Healthcare M&A activity for North American based target companies in the Healthcare sector for Q2 2016 included 122 closed deals, according to data published by industry data tracker FactSet. The average transaction value was $332 million.
A growing number of insurers and health providers are transitioning to value-based reimbursement methods, with the goal of containing costs and improving care. While fee-for-service reimbursements are still the primary mode of payment for US health care providers, insurers are making progress on goals to switch over to value-based contracts. Value-based payment systems include quality incentives, accountable care models, network management, and bundled payments. The US Department of Health and Human Services (HHS) is on track to meet its goal of tying 30% of traditional Medicare payments to value-based payments by the end of 2016, as well as higher targets over the next several years. Commercial insurers are also adopting new payment models; Aetna is aiming for 75% of spending through value-based contracts by 2020. According to a recent survey by McKesson reported by Healthcare Dive, hospitals are about 50% along the continuum towards full value-based reimbursement. However, challenges remain in areas including process automation and payer-provider collaboration. A majority of surveyed hospitals were not yet meeting value-based reimbursement goals including lower costs, better care coordination, and improved patient outcomes.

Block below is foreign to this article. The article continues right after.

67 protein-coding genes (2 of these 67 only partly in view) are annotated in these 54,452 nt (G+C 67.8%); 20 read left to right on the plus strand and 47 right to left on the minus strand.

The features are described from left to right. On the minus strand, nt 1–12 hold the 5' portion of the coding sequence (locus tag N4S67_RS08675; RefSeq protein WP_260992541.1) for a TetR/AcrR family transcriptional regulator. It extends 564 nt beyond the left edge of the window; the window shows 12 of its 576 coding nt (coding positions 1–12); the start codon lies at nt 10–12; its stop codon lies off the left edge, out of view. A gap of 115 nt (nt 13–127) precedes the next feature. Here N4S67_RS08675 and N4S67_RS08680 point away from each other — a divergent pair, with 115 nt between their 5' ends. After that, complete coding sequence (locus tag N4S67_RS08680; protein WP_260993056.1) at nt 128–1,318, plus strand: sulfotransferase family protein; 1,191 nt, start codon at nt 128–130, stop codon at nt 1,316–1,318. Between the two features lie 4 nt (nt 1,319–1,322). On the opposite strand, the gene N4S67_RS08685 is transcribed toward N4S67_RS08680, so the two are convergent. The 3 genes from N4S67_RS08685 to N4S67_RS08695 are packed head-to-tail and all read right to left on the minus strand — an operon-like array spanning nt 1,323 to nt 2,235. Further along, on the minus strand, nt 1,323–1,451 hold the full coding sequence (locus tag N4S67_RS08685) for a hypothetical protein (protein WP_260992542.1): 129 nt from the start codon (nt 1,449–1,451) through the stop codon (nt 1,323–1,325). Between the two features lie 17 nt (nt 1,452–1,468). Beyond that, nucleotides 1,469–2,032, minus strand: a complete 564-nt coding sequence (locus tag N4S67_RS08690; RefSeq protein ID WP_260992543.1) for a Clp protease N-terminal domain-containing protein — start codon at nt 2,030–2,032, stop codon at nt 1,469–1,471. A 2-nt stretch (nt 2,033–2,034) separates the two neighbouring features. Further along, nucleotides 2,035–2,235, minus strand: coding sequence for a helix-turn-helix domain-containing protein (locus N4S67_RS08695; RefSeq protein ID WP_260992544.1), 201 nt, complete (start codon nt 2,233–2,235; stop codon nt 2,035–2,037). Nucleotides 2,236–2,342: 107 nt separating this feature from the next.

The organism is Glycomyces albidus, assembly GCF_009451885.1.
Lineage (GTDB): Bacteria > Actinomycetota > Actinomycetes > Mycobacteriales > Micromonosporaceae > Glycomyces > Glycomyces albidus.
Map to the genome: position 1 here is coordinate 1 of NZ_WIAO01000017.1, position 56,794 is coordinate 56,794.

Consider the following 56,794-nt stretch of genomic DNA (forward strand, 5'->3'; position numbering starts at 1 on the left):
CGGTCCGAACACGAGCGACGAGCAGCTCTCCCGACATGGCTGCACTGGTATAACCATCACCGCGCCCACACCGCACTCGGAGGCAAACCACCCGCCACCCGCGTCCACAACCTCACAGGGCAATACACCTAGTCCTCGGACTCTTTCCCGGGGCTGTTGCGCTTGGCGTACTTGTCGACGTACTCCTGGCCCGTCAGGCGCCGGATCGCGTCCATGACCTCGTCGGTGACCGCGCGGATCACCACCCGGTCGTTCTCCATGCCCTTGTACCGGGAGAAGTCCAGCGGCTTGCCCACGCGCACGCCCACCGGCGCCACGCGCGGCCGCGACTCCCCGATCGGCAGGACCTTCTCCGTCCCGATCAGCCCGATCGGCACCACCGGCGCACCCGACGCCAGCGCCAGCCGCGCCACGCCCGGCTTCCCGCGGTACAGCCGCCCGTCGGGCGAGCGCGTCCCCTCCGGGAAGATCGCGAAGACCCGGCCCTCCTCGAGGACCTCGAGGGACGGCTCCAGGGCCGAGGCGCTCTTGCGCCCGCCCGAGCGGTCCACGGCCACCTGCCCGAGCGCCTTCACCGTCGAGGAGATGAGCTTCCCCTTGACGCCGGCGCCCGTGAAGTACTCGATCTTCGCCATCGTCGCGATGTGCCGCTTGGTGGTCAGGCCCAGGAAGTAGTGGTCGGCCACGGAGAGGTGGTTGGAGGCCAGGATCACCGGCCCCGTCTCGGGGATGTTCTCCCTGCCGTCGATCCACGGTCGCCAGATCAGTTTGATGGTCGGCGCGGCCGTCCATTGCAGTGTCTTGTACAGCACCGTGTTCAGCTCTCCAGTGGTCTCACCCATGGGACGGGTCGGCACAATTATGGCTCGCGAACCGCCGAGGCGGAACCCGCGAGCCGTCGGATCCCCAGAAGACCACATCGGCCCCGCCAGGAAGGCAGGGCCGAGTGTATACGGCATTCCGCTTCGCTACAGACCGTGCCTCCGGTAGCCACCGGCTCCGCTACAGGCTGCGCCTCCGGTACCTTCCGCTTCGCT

- US consumer prices for medical care commodities, an indicator of healthcare costs, increased 3.2% in June 2016 compared to the same period in 2015.
- US consumer prices for medical care services, an indicator of profitability for healthcare services, rose 3.8% in June 2016 compared to the same month in 2015.
Posted by Peter Heydenrych.